If you have that transformer with all of the taps then it might be possible to come up with a tap-changing scheme to provide course regulation, or a convenient voltage setting scheme if automation would not be worth the effort. Using transformers in reverse of the intended application is one of the things that has served me fairly well in the past. If isolation is not required then there is even more flexibility available, operating as a form of auto-transformer. But it is important to be aware of the current handling ability of each winding segment.
 

Ian0

Joined Aug 7, 2020
9,520
I'm guessing the price tage is a bit more than 250-300 bucks for that baby.
7200W (4x1800W) induction hob is £219.
I know it’s not capable of melting metal, and the best it can manage 200°C for frying chips, but the principle is the same and it runs off 230V AC.
 

Thread Starter

hrpenley

Joined Oct 22, 2022
15
7200W (4x1800W) induction hob is £219.
I know it’s not capable of melting metal, and the best it can manage 200°C for frying chips, but the principle is the same and it runs off 230V AC.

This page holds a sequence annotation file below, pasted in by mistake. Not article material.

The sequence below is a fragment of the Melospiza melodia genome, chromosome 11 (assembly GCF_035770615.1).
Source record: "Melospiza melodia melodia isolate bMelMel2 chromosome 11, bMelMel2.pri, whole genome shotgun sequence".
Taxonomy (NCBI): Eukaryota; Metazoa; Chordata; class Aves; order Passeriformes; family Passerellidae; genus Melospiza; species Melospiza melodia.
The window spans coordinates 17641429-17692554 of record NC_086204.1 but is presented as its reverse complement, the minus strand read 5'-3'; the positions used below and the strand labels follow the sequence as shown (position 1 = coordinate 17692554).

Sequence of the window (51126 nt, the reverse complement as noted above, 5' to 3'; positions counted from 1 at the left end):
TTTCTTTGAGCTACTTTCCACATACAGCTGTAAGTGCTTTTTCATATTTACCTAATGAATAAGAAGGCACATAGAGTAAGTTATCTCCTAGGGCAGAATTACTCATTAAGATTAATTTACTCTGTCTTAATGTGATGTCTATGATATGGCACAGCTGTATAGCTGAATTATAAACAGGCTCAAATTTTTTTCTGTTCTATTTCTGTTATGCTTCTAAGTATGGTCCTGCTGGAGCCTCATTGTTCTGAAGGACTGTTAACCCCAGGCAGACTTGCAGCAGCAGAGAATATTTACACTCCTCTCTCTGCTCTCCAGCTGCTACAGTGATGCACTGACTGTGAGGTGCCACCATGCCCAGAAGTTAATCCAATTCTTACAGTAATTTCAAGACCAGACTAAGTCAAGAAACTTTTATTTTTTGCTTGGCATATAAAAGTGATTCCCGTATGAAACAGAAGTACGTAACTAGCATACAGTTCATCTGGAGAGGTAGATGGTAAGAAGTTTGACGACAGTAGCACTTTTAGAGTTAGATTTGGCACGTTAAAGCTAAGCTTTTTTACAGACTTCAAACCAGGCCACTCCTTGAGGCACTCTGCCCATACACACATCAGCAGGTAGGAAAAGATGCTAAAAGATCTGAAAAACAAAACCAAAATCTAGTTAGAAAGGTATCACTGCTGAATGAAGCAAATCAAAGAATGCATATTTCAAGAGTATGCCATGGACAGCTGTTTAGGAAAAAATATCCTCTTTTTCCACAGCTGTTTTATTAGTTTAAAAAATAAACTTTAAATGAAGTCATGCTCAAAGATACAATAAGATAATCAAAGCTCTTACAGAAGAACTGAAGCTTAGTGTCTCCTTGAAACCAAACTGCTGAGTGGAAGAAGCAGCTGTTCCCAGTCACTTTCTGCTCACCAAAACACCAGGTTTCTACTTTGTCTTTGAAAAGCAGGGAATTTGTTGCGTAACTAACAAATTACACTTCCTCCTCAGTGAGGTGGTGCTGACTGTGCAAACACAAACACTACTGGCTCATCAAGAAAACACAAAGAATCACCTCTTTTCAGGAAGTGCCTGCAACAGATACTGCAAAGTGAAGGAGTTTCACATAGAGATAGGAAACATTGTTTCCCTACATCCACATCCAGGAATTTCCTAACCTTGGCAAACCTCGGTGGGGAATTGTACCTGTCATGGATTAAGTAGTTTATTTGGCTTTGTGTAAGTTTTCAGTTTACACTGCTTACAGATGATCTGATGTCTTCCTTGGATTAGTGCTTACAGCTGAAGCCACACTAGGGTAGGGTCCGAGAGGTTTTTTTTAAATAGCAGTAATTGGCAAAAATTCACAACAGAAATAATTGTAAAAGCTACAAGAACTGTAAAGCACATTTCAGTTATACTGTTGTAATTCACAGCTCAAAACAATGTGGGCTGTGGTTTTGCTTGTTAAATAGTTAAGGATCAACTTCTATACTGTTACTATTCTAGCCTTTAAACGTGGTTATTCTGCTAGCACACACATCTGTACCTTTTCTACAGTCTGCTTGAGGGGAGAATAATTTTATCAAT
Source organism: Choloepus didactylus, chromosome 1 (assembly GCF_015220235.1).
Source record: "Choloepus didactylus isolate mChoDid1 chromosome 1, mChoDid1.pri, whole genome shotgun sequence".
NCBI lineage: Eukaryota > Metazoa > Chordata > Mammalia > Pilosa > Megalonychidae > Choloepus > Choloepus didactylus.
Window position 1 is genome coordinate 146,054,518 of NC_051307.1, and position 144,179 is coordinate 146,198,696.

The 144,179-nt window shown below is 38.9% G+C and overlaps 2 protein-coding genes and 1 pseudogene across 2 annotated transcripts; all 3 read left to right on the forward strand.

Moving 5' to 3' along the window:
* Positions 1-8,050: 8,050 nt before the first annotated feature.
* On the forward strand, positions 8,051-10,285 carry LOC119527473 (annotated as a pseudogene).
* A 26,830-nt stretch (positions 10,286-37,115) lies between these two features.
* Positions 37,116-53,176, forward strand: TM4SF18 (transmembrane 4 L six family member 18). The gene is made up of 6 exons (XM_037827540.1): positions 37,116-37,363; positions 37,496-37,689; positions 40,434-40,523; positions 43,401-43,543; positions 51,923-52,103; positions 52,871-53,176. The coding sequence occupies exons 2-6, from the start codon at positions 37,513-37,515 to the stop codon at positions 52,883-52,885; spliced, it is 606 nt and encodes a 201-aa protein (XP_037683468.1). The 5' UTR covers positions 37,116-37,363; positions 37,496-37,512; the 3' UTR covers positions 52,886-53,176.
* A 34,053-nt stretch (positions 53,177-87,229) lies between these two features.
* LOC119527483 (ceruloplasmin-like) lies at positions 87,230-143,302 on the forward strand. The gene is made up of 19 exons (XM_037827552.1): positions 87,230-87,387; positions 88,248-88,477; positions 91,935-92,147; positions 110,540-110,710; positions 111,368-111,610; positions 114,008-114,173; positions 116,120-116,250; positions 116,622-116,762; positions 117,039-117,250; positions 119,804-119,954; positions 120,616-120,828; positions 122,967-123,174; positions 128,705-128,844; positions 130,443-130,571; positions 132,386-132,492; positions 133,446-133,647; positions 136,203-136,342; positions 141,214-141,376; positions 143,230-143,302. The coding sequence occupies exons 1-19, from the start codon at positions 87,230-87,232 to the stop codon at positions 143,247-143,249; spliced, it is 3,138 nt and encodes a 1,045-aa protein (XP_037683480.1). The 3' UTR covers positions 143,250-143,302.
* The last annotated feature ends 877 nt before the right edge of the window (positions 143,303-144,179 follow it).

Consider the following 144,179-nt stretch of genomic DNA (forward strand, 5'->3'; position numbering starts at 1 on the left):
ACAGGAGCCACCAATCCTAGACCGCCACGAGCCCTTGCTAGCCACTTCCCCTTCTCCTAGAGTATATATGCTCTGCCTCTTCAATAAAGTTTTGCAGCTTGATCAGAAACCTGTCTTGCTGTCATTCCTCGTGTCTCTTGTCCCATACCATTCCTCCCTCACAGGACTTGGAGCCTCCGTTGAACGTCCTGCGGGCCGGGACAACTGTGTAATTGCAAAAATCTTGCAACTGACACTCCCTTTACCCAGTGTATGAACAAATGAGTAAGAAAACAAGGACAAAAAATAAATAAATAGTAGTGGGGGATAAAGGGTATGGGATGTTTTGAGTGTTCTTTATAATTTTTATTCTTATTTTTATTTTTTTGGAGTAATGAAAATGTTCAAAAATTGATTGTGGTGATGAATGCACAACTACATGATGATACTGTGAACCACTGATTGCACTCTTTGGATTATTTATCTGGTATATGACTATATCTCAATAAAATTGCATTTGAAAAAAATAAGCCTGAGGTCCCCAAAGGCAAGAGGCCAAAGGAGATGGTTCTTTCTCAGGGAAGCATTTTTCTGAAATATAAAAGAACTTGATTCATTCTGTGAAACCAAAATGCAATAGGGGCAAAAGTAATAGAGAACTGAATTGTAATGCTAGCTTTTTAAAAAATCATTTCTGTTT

This version will melt everything up to copper maybe a little hotter if I push it but haven't had the need to push something that works. I save that for prototypes,, I am still waiting on another board, that system will put out enough to melt steel, that's my goal - I work at a steel mill lol. after that I will work on something else. I just finished the power setup for a small arc furnace, 2 mot cores I should be able to melt small qtys of anything I want. I want to be able to make alloys. If it lives up to what I read it should be able to reach 10k in a couple cubic inch area. also will allow me to synthesize a few gemstones for laser use. I don't know if this is the right forum but I was looking at building a microwave sputter coating machine (I have all the plans and drawings for a small system. ) don't know if anyone here has tried that one yet, would like to discuss pro's and cons of that, currently In the middle of building a TEA CO2 laser, I have it working in normal atmosphere as Nitrogen base but power output leaves a lot to be desired, my diode lasers do a better job but I am setting it up for co2 so that will be a little better I think. I found the CO2 tank first so unless I happen across a N2 tank, co2 it is. but right now the power supply for this induction system is my hang up. I actually have a great deal of hardware to work with as far as parts- about 20 years ago I bought out the inventory of a NTE distributor so other than what I have used which is not a whole lot I have about 5 of almost every NTE part they made up to that point everything from triacs and scr's to the earlier mosfets and such, lot of ttl, cmos, good deal of mainstream tv repair parts at least for a few years back lol. and a lot of other parts I have acquired over the years. Point is if I can find a good design I can probably build it at minimal cash layout. actual cost is not really an issue - if I already have to main high dollar parts. so for those who think I am in the wind with the igbt, what else you got besides the transformer route?? Most of the switching supply's I have used I really haven't been impressed with and from what I understand (I have not confirmed this only read other reports) a number of issues have been reported with frequency interference from the switching supply - I guess due to the resonate tank design the induction heater uses there can be some disastrous interaction with a switching power supplies due to the operating frequency so i just stayed away from them.